OemIso

Differences between revisions 1 and 3 (spanning 2 versions)
Revision 1 as of 2009-11-19 23:00:17
Size: 4290
Editor: 63
Comment: dump
Revision 3 as of 2009-11-26 15:09:48
Size: 4102
Editor: 82-69-40-219
Comment: relnode
Deletions are marked like this. Additions are marked like this.
Line 5: Line 5:
 * '''Contributors''':  * '''Contributors''': ColinWatson, EvanDandrea, JeroneYoung, MarioLimonciello
Line 10: Line 10:
This should provide an overview of the issue/functionality/change proposed here. Focus here on what will actually be DONE, summarising that so that other people don't have to read the whole spec. See also CategorySpec for examples. Create a CD image optimised for OEM deployment. In Dell's case, it should include what is on the standard CD image, all language packs, proprietary drivers, kernel & headers (PAE kernel & headers also for i386), and Ubiquity. Other OEMs may have different requirements.
Line 14: Line 14:
This section should include a paragraph describing the end-user impact of this change. It is meant to be included in the release notes of the first release in which it is implemented. (Not all of these will actually be included in the release notes, at the release manager's discretion; but writing them is a useful exercise.)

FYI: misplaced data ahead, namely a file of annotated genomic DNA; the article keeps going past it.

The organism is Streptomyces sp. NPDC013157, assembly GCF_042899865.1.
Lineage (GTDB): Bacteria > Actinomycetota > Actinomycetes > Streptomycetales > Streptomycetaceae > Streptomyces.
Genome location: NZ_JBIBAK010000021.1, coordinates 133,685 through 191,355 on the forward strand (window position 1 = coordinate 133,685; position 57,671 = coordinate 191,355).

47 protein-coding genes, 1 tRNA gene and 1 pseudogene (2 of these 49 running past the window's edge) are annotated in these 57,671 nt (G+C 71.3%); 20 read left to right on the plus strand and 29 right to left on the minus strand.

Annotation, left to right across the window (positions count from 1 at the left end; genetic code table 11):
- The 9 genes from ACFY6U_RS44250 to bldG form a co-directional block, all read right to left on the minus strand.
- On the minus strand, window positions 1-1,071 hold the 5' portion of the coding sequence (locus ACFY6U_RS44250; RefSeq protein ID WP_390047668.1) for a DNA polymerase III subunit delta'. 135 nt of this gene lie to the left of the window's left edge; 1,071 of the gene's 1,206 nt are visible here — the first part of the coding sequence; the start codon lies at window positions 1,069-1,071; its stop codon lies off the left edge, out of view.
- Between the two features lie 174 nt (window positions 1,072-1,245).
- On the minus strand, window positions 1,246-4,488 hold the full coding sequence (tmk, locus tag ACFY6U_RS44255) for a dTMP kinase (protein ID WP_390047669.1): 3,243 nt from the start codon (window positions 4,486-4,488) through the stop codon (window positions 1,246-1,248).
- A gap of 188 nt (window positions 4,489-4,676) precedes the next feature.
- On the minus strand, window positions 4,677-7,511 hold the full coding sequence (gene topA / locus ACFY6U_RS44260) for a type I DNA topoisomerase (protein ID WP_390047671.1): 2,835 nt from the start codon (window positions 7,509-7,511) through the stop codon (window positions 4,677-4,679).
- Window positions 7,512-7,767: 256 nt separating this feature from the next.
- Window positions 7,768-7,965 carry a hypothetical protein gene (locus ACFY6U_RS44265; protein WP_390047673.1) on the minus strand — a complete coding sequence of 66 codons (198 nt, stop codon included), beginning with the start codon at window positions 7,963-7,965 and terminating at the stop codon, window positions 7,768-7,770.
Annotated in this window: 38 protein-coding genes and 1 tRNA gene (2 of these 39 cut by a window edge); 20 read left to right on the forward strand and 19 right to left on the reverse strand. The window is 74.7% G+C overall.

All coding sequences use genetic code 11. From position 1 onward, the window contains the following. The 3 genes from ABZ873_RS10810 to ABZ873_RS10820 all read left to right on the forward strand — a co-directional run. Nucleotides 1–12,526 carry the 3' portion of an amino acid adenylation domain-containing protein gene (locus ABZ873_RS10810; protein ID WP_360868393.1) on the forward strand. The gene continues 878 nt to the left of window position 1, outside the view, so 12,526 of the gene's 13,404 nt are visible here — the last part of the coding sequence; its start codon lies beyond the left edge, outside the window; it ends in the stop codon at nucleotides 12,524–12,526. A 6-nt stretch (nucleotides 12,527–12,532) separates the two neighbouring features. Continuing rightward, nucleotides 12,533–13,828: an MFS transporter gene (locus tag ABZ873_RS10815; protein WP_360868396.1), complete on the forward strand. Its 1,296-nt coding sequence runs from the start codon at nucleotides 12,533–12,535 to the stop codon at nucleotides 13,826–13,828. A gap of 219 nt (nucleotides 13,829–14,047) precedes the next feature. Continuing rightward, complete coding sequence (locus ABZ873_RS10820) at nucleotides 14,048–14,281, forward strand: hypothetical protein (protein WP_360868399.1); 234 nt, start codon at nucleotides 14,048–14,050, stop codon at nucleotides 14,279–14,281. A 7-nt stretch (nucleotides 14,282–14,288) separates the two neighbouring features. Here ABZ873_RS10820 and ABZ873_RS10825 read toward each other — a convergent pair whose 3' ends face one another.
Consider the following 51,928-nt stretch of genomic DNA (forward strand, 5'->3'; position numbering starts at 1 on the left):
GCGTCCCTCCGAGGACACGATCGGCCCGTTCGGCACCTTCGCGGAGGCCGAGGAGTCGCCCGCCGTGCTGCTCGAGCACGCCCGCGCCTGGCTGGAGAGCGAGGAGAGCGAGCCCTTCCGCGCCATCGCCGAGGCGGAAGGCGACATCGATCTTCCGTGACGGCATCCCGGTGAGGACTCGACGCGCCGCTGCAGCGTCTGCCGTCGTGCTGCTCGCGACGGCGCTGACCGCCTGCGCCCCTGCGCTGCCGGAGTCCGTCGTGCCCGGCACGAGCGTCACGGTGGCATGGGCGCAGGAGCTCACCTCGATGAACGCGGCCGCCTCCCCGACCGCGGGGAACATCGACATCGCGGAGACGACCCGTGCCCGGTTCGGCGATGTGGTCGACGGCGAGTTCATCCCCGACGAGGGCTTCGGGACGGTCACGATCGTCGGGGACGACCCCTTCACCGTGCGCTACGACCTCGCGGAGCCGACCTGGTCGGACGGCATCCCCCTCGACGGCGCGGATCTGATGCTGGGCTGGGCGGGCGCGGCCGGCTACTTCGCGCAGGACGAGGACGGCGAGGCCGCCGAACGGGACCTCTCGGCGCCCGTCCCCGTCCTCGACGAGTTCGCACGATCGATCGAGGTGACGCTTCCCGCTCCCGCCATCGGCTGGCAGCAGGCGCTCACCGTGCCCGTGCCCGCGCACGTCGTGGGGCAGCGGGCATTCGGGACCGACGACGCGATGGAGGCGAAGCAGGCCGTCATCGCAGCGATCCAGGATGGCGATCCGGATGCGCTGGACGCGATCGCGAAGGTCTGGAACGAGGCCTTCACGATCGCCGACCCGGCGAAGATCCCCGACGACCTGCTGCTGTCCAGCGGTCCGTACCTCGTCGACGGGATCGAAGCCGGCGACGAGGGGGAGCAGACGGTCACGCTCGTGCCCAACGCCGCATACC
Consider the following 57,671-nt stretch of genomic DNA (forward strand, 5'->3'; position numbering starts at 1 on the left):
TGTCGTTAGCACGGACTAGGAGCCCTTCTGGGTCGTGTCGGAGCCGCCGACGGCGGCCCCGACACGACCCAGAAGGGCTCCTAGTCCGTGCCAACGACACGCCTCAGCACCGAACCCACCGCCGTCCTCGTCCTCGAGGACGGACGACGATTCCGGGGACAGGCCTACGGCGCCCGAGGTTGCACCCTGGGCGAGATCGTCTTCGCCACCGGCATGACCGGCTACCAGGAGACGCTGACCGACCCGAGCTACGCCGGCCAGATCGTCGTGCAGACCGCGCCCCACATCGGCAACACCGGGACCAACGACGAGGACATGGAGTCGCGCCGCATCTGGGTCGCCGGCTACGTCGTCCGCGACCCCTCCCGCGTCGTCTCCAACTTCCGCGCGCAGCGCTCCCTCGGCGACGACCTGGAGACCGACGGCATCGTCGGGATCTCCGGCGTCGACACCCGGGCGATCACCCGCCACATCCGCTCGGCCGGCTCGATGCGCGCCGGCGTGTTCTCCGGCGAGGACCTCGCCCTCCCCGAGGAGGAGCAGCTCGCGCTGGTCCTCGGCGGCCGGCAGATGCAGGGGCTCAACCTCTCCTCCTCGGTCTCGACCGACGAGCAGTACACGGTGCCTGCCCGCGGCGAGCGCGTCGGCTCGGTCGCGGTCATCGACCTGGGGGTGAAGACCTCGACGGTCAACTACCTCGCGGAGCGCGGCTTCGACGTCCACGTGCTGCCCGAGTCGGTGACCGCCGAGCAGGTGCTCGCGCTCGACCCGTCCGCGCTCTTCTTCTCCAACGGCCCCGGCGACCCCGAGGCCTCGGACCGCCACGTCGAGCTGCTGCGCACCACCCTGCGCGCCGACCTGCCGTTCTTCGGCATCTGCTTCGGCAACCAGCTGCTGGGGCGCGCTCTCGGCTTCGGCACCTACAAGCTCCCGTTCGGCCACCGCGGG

It is mandatory.
Ubuntu now includes a simple customisation tool that can be used by OEMs to construct modified CD images appropriate for their needs.
Line 20: Line 18:
This should cover the _why_: why is this change being proposed, what justifies it, where we see this justified. Some OEMs have very tight margins on their factory deployments: the speed of installation has a direct effect on how fast they can churn out systems. The size of the installation image often makes a considerable difference to installation speed, and the Ubuntu DVD is typically much slower than the Ubuntu desktop CD. (In particular, Dell's recovery partition is created by copying the installation image.)

On the other hand, we don't want to have to try to figure out what's suitable for all OEMs, nor do we really want to centrally maintain and test another image for each of several flavours. As such, a tool to generate appropriate images seems to be the best option.

== Scope ==

To allow us to squeeze this work into Lucid, we'll be keeping the scope quite tightly under control. In particular, at this point we will not permit customising the live filesystem, but only the package pool on the CD. The user will need to supply an existing image with an appropriate live filesystem.

Canonical's OEM Services team may be able to offer QA services for individual output images. That is out of scope for this development project, but is of course in scope for the wider organisational work.